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Enforcement

WHAT HAPPENS IF THE COURT HAS MADE AN ORDER FOR POSSESSION, OR THE TERMS OF A SUSPENDED ORDER FOR POSSESSION ARE NOT COMPLIED WITH?

Unless the court has added a note that the order is not to be enforced without further order - that means that the lender will have to apply back to court for permission to enforce the order - it is open to the lender to take immediate steps to execute the order once the specified date for giving up possession has passed, or any of the terms upon which the order was suspended have been breached.

The usual procedure in residential mortgage possession cases is for the lender to apply for a Warrant of Possession under County Court Order 26 Rule 17 (one of the former County Court Rules which survives the new Civil Procedure Rules). This is done in writing using a Form N325 (request for warrant of possession) and the court will then issue a Form N49 (warrant of possession). Execution of the warrant is usually carried out by a Bailiff at an appointed date and time in accordance with a Notice of Appointment (Form Ex 96).

A warrant cannot be issued without permission, more than six years after the order for possession: CCR Order 26, r 5(1)(a), CCR Order 26, r 17(6)

CAN THE ISSUE OF A WARRANT BE CHALLENGED ON HUMAN RIGHTS GROUNDS?

No. For a detailed consideration of Human Rights issues in the context of mortgage possession claims, see under HUMAN RIGHTS.

A lender's application to issue a warrant of possession is no more than an administrative act to give effect to a judicial decision. The occupier's Human Rights are considered at trial and no separate determination of those rights arises on the issue of the warrant: Southwark London Borough Council v St Brice [2002] 1 WLR 1537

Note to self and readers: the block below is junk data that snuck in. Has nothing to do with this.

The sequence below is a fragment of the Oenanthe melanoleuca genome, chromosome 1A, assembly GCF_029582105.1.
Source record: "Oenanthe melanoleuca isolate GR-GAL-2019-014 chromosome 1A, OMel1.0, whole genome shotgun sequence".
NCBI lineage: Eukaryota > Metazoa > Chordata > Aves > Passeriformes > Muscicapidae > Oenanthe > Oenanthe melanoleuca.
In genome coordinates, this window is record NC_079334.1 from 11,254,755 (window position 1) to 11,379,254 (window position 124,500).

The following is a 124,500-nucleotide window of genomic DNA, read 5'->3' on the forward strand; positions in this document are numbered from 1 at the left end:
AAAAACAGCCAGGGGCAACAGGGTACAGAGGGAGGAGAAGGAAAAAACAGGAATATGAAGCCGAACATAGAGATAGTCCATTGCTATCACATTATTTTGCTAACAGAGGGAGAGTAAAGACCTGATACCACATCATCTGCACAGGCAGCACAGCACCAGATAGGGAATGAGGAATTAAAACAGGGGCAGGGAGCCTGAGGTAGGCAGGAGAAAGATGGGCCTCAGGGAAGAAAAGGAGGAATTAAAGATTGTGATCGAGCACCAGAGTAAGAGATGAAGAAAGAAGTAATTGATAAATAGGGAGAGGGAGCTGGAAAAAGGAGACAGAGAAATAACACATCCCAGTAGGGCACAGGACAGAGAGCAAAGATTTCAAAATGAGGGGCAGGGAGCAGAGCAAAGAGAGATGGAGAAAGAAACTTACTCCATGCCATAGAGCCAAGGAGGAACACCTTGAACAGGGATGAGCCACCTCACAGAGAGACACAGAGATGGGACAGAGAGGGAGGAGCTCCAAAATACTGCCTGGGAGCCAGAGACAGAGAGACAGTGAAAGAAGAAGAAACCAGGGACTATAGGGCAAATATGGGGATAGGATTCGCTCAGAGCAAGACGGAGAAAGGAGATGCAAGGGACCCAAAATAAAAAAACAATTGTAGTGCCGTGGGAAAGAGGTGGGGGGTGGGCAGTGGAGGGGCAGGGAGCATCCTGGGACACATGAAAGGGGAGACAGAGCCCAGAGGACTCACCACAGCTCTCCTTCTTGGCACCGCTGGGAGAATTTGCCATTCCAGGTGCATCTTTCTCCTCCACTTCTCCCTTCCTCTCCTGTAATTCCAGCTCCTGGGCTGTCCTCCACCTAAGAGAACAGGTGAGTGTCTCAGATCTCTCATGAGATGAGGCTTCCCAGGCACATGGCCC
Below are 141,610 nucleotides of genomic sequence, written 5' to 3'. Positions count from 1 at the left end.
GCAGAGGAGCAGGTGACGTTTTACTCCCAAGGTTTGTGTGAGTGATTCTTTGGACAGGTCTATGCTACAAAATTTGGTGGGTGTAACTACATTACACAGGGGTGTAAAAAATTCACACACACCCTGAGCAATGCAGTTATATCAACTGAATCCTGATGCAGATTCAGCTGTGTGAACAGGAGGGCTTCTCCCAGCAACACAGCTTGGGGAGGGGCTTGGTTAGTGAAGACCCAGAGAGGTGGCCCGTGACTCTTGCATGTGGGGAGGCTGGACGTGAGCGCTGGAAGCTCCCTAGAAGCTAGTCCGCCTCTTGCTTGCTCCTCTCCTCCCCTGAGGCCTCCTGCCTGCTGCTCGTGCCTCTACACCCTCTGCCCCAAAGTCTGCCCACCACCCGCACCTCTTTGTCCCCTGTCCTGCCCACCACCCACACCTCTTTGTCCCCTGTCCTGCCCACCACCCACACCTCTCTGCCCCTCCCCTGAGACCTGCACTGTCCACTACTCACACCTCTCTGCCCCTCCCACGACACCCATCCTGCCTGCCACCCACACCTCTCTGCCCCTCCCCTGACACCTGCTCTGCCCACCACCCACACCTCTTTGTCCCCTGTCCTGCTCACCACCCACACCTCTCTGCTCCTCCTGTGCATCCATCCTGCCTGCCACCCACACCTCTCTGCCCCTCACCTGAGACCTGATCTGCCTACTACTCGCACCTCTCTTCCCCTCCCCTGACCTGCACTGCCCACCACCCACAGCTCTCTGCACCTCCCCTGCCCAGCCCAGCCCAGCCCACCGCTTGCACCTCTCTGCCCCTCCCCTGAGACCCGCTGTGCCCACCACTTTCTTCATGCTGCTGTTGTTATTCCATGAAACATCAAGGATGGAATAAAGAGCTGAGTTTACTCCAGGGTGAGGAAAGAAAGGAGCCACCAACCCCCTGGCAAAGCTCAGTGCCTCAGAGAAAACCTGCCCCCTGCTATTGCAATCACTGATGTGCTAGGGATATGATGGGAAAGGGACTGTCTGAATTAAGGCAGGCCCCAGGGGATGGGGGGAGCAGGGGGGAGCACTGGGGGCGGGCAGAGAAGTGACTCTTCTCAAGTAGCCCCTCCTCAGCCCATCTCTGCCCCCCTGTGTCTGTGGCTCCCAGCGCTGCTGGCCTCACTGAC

CAN ANYTHING BE DONE EVEN AFTER THE WARRANT HAS BEEN ISSUED?

It is still possible for a borrower to apply to stay or suspend execution of the warrant under section 36 Administration of Justice Act 1970 even after the warrant has been issued, but as before, the qualifying criteria will need to be satisfied and invariably this will require fresh evidence of the borrower's financial circumstances.

Once the warrant has been executed and the lender has obtained possession, there are only very limited circumstances in which the borrower can apply to stay execution. See Da Rocha-Afodu v Mortgage Express [2007] EWHC 297 (QB) applying Cheltenham & Gloucester Building Society v Obi (1996) 28 HLR 22.

The court could not set aside or suspend a warrant for possession after execution unless either (1) the possession order on which it was issued was itself set aside, (2) the warrant had been obtained by fraud, or (3) there had been an abuse of process or oppression in its execution.

WHAT HAPPENS IF THE BORROWER GOES BACK INTO POSSESSION?

The lender will have to obtain a warrant of restitution pursuant to CCR Order 26, r 17(4). The lender must obtain the court's permission, but an application can be made without notice being served on the borrower. The application has to be supported by evidence of wrongful re-entry into possession following the execution of the warrant.

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